PASSPORT TO KNOWLEDGE, public television’s longest-running series of
interactive learning adventures is pleased to announce 2 new programs for
the 2001-2002 school year. Building on the phenomenal interest in NASA’s
Pathfinder mission to Mars–which brought half a billion hits to NASA
websites in the summer of 1997–PASSPORT TO KNOWLEDGE invites teachers and
students to return to the Red Planet with the 2001 Mars Odyssey mission!

LIVE FROM MARS 2001, Tuesday October 30, 2001, 13:00-14:00 Eastern
LIVE FROM MARS 2001 originates live from NASA’s Jet Propulsion Laboratory
in Pasadena, California, where the spacecraft is managed for NASA by the
California Institute of Technology. Just days after the Odyssey mission
(named for Arthur C. Clarke’s famous science fiction story and film)
reaches Mars orbit (October 24), mission scientists and engineers take
students behind the scenes for a live update on the spacecraft as it begins
to lower itself down towards Mars to begin its science mission. Amazing
images from the ongoing Mars Global Surveyor mission show new evidence for
the existence of water on the planet, raising the continuing and
tantalizing possibility of past life.

Web-based e-mail allows students from any location to send questions to the
NASA researchers, and receive back answers in real time. Pre-taped segments
show how to follow this and other NASA missions throughout the school year,
including–courtesy of NASA, JPL and researchers at Arizona State
University–opportunities for students to actually target some of Odyssey’s
science instruments and analyze results, working alongside Mars scientists!

LIVE FROM MARS 2002, Tuesday March 19, 2002, 13:00-14:00 Eastern
LIVE FROM MARS 2002 updates viewers on new results “just in” from Mars
Odyssey, and explains how this information will contribute to understanding
the Red Planet as well as our home, the Earth. Students will see how
Odyssey’s instruments use parts of the electromagnetic spectrum beyond
visible light to discover otherwise hidden aspects of Mars’ mysterious
surface. At Arizona State’s new Imaging Facility–built specially to
accommodate student guest observers!–viewers will see how 5th to 12th
graders can become directly involved in Mars science. LIVE FROM MARS 2002
will explain how “virtual observations” are open to any teams of students,
anywhere, via the Internet.

Video reports on the Mars Exploration Rover mission (“MER” for short) being
built by NASA/JPL, Cornell University and international partners, show how
the new images and understanding coming from Odyssey, Global Surveyor and
other observations will help support ambitious plans to launch 2 large and
capable robots to Mars in 2003.

Satellite and downlink information

Both programs will be accessible on one of the PBS digital transponders, as
well as from a non-encrypted, analog Ku-band transponder. Details will be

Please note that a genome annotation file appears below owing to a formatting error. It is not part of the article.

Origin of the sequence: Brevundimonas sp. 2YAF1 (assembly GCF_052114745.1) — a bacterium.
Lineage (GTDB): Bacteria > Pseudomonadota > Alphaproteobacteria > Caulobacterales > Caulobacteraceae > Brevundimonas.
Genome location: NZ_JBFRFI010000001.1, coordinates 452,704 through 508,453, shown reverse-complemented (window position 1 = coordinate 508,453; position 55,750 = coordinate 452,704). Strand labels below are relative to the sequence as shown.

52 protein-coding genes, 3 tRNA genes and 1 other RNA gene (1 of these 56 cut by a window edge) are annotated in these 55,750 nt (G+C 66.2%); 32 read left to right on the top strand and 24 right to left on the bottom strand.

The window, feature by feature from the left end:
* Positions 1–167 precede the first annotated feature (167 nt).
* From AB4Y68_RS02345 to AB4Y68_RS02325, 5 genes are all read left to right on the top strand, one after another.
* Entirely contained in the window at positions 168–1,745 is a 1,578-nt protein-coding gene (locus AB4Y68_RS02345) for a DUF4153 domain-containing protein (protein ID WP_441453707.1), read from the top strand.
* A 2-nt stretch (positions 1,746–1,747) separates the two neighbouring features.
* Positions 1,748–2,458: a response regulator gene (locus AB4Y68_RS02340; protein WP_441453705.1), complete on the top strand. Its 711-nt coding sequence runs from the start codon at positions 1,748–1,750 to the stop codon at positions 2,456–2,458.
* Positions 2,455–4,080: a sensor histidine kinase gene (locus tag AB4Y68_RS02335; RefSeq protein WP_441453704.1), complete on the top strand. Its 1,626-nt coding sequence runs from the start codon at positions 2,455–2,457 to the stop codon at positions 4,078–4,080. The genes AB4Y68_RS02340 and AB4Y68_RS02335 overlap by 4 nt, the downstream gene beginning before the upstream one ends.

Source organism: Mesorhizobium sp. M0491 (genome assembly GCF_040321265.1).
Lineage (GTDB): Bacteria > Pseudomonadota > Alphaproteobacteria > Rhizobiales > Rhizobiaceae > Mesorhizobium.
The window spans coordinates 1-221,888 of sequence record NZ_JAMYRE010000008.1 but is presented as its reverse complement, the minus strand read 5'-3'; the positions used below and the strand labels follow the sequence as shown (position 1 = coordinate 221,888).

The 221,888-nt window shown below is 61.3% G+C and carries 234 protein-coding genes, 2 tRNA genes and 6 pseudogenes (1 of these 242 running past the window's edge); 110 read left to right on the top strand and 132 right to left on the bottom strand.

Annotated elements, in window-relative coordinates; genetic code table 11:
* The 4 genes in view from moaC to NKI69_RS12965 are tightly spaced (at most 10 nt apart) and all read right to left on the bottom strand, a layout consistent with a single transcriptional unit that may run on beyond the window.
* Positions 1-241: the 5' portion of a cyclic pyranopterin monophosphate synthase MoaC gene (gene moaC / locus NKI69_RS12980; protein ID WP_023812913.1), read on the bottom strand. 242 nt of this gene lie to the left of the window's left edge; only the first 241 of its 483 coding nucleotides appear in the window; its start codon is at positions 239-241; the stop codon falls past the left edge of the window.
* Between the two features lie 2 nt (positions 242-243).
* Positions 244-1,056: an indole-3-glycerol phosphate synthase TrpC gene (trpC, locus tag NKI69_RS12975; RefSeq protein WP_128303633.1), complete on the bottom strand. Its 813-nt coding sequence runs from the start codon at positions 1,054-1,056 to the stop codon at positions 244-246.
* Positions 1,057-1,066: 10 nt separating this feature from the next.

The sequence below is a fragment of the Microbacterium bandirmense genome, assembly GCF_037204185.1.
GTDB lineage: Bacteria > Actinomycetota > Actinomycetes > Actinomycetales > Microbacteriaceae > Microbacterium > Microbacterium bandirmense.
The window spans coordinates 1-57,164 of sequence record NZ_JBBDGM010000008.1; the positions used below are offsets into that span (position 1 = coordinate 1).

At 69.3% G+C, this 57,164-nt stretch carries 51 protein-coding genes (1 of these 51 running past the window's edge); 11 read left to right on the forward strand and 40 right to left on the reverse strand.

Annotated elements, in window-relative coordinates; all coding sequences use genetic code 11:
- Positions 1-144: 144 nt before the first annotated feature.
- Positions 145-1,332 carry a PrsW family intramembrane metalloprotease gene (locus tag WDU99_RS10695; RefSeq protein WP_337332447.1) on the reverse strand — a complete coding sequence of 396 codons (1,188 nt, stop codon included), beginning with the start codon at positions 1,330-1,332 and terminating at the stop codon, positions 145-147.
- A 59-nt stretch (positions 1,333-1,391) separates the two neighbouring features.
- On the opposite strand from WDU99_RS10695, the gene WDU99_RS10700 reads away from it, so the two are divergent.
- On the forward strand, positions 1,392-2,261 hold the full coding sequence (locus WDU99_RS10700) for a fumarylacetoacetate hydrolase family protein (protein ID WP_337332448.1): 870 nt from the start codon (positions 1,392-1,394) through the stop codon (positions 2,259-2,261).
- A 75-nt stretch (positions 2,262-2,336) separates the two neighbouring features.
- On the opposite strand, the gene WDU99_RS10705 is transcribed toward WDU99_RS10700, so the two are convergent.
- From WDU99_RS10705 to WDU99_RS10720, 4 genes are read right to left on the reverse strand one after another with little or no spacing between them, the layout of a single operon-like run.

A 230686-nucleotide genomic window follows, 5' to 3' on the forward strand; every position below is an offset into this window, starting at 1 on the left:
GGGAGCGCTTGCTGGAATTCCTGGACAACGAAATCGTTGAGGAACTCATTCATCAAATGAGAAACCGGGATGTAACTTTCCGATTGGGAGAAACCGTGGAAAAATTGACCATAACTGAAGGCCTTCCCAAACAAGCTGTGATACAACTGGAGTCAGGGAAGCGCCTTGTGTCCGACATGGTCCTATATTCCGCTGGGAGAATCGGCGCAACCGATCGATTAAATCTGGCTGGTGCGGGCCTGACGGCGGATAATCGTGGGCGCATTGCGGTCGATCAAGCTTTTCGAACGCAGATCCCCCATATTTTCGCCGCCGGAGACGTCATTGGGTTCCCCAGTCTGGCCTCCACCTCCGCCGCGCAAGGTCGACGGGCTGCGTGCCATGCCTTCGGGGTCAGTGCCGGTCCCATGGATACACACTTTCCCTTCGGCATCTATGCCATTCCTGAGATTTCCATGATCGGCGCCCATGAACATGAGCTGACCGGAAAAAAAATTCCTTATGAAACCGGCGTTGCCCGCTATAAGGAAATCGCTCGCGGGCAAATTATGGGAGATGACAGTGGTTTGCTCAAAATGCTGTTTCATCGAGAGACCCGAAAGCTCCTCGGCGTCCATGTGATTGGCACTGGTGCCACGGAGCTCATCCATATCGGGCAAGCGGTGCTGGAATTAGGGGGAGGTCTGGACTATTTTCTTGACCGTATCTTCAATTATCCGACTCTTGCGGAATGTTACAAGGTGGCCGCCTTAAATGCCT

published on FirstClass and via fax and personal e-mail to station ITV
directors in coming months.

In addition, subject to Space Shuttle and International Space Station
programming, we expect both programs to be carried live and/or on tape
delay on NASA-TV.

Running time and technical details

The programs will be 59:29, mono 2-track, and closed captioned.

Educational support materials and resources

Both programs will relate exciting, cutting-edge space research to
fundamental science concepts being studied in every course of instruction:
light and optics, force and motion, weather on Earth and the planets of our
solar system, water and life, and many more topics central to the
curriculum. Target grades are 5-9, though extension options will easily
engage elementary and high school students. Interdisciplinary opportunities
including math, language arts, social studies and more will also be
offered. Online resources (debuting in Fall 2001) will relate the content
of the programs directly to national and state science standards.

Hands-on activities created by NASA, JPL, ASU and others are already
available online in PDF and html formats, via the Mars Exploration Program
and Mars Odyssey websites:


For more information on LIVE FROM MARS 2001 and LIVE FROM MARS 2002 you’re
invited to subscribe to a moderated discussion group designed to support
teachers interested in using the exploration of Mars to excite and inform
students. Check the PASSPORT TO KNOWLEDGE website for background
information and details about how to subscribe (coming soon!)

Questions about broadcast information or educational resources
Please contact PASSPORT TO KNOWLEDGE at 973.656.9403 or via

Credits and Acknowledgments

LIVE FROM MARS 2001 is made possible in part by major support from the
Office of Space Science, NASA, and through the cooperation of the Mars
Exploration Program at JPL (NASA/Caltech) and by the ASU Mars K-12
Education Program, Arizona State University, Tempe.